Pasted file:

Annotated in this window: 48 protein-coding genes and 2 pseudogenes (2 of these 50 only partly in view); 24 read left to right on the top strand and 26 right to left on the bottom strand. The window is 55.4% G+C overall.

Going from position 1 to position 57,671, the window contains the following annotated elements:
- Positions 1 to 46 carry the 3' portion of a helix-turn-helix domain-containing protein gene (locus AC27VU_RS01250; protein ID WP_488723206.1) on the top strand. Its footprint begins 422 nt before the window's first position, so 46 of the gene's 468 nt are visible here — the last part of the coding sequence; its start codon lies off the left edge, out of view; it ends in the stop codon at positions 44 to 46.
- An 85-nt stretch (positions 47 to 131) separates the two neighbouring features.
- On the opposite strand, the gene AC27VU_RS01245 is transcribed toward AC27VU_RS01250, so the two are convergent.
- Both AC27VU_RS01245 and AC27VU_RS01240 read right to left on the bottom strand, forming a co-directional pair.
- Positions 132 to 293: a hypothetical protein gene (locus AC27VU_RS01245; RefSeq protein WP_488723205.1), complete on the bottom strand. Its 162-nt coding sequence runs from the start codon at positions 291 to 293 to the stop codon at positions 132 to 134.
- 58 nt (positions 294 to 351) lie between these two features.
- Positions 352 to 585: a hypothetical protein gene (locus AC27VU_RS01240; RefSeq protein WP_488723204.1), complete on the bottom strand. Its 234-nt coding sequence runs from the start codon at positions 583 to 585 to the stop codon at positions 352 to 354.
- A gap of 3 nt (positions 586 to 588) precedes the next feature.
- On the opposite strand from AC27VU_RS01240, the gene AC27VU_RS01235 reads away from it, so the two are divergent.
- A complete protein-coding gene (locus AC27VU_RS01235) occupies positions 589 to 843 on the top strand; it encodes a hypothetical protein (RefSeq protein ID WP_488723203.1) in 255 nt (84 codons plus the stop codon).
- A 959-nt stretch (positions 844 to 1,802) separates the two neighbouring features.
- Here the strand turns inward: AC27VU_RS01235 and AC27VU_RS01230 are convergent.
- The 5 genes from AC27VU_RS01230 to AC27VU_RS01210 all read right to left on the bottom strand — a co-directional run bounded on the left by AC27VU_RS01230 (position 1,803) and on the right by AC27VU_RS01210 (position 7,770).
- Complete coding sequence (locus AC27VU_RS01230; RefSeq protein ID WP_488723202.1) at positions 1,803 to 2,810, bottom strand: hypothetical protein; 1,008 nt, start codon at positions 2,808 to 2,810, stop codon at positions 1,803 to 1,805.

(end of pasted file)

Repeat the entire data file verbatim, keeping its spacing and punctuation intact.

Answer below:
Annotated in this window: 48 protein-coding genes and 2 pseudogenes (2 of these 50 only partly in view); 24 read left to right on the top strand and 26 right to left on the bottom strand. The window is 55.4% G+C overall.

Going from position 1 to position 57,671, the window contains the following annotated elements:
- Positions 1 to 46 carry the 3' portion of a helix-turn-helix domain-containing protein gene (locus AC27VU_RS01250; protein ID WP_488723206.1) on the top strand. Its footprint begins 422 nt before the window's first position, so 46 of the gene's 468 nt are visible here — the last part of the coding sequence; its start codon lies off the left edge, out of view; it ends in the stop codon at positions 44 to 46.
- An 85-nt stretch (positions 47 to 131) separates the two neighbouring features.
- On the opposite strand, the gene AC27VU_RS01245 is transcribed toward AC27VU_RS01250, so the two are convergent.
- Both AC27VU_RS01245 and AC27VU_RS01240 read right to left on the bottom strand, forming a co-directional pair.
- Positions 132 to 293: a hypothetical protein gene (locus AC27VU_RS01245; RefSeq protein WP_488723205.1), complete on the bottom strand. Its 162-nt coding sequence runs from the start codon at positions 291 to 293 to the stop codon at positions 132 to 134.
- 58 nt (positions 294 to 351) lie between these two features.
- Positions 352 to 585: a hypothetical protein gene (locus AC27VU_RS01240; RefSeq protein WP_488723204.1), complete on the bottom strand. Its 234-nt coding sequence runs from the start codon at positions 583 to 585 to the stop codon at positions 352 to 354.
- A gap of 3 nt (positions 586 to 588) precedes the next feature.
- On the opposite strand from AC27VU_RS01240, the gene AC27VU_RS01235 reads away from it, so the two are divergent.
- A complete protein-coding gene (locus AC27VU_RS01235) occupies positions 589 to 843 on the top strand; it encodes a hypothetical protein (RefSeq protein ID WP_488723203.1) in 255 nt (84 codons plus the stop codon).
- A 959-nt stretch (positions 844 to 1,802) separates the two neighbouring features.
- Here the strand turns inward: AC27VU_RS01235 and AC27VU_RS01230 are convergent.
- The 5 genes from AC27VU_RS01230 to AC27VU_RS01210 all read right to left on the bottom strand — a co-directional run bounded on the left by AC27VU_RS01230 (position 1,803) and on the right by AC27VU_RS01210 (position 7,770).
- Complete coding sequence (locus AC27VU_RS01230; RefSeq protein ID WP_488723202.1) at positions 1,803 to 2,810, bottom strand: hypothetical protein; 1,008 nt, start codon at positions 2,808 to 2,810, stop codon at positions 1,803 to 1,805.